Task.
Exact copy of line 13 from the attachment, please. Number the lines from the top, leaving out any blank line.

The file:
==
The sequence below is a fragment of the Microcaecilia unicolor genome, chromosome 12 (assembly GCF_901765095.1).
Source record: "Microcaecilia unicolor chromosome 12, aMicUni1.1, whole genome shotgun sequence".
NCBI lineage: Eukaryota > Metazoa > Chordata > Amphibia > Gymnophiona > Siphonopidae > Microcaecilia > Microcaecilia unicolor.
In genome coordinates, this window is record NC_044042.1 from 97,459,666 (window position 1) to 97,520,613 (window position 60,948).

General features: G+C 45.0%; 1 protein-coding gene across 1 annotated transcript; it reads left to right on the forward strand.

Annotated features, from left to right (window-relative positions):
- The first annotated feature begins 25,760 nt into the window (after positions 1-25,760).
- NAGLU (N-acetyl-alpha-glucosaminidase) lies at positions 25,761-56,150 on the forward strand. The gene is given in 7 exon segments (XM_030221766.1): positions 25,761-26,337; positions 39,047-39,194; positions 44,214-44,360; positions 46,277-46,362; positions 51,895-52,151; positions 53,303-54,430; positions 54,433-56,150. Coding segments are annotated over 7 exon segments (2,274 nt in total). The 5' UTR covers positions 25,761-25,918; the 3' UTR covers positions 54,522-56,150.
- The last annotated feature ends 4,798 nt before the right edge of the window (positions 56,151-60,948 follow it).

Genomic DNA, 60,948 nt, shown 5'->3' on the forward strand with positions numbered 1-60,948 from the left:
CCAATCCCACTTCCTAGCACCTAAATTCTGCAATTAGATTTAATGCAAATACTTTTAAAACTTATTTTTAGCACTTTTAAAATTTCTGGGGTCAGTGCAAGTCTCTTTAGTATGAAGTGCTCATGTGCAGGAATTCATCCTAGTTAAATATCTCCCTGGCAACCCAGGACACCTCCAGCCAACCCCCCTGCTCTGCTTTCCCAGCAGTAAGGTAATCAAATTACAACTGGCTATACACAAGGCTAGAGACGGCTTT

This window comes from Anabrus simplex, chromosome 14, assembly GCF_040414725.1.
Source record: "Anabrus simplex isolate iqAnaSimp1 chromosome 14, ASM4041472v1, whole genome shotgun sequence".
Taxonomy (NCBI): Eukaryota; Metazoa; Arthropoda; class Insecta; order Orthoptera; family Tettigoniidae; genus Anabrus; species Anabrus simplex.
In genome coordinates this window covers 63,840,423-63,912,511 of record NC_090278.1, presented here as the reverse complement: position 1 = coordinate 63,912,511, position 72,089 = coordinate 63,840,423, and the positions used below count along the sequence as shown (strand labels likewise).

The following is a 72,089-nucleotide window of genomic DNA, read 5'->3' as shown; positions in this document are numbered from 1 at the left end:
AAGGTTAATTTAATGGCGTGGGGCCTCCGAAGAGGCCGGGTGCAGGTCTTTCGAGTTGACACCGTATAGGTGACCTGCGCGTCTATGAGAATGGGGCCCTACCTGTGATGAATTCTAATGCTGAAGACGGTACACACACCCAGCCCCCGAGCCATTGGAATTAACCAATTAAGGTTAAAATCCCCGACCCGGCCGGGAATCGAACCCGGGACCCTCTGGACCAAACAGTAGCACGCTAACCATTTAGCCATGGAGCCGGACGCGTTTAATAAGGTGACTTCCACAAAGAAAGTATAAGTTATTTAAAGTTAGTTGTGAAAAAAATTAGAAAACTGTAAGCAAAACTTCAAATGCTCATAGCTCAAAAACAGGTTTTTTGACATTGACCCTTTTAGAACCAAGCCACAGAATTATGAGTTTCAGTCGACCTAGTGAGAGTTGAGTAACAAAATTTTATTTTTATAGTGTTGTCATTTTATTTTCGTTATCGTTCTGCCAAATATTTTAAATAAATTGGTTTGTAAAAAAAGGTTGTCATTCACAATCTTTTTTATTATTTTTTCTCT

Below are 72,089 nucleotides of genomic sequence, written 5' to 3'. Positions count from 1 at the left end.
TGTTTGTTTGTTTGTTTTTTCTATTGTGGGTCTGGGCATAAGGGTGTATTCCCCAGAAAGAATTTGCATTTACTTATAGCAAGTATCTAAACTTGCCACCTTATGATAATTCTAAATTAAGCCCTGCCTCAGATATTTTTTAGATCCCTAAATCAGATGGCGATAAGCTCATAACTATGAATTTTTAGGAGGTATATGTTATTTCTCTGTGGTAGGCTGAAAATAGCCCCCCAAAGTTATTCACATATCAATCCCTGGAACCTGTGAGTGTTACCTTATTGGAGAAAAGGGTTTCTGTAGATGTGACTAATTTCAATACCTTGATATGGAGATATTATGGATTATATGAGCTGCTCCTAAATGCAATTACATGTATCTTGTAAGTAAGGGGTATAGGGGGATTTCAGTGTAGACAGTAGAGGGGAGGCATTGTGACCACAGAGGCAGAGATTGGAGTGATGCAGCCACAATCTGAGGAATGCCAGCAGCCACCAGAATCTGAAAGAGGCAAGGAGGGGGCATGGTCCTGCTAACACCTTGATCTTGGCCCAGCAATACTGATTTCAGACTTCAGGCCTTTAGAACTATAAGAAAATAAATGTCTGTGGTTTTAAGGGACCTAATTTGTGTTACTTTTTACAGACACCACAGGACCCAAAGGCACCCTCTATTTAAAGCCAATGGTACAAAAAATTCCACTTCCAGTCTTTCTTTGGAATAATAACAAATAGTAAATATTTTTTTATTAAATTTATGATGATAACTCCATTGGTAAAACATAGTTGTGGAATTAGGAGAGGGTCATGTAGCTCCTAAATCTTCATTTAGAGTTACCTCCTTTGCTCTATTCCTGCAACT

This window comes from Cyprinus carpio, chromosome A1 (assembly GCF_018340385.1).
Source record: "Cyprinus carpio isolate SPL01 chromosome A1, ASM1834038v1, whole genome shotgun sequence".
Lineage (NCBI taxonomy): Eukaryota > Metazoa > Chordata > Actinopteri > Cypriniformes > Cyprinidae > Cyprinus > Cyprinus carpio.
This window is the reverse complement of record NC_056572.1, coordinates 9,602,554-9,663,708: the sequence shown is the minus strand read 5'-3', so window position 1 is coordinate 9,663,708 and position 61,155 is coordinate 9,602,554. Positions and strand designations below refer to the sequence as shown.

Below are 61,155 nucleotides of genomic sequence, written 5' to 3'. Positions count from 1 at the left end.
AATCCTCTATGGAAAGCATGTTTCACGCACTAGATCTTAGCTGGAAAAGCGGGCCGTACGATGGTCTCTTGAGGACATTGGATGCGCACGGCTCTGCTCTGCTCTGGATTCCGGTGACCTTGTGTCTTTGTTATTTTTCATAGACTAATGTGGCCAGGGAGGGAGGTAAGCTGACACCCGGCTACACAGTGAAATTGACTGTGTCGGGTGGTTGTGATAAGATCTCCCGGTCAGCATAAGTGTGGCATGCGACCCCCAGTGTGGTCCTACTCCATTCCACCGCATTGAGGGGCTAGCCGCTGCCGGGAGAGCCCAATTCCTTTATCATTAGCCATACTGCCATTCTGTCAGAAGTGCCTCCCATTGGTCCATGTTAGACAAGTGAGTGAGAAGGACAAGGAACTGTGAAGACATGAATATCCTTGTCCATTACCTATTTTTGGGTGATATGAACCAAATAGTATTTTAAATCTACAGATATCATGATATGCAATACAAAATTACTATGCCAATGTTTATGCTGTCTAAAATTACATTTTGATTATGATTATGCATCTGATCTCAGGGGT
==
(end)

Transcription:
Source record: "Anabrus simplex isolate iqAnaSimp1 chromosome 14, ASM4041472v1, whole genome shotgun sequence".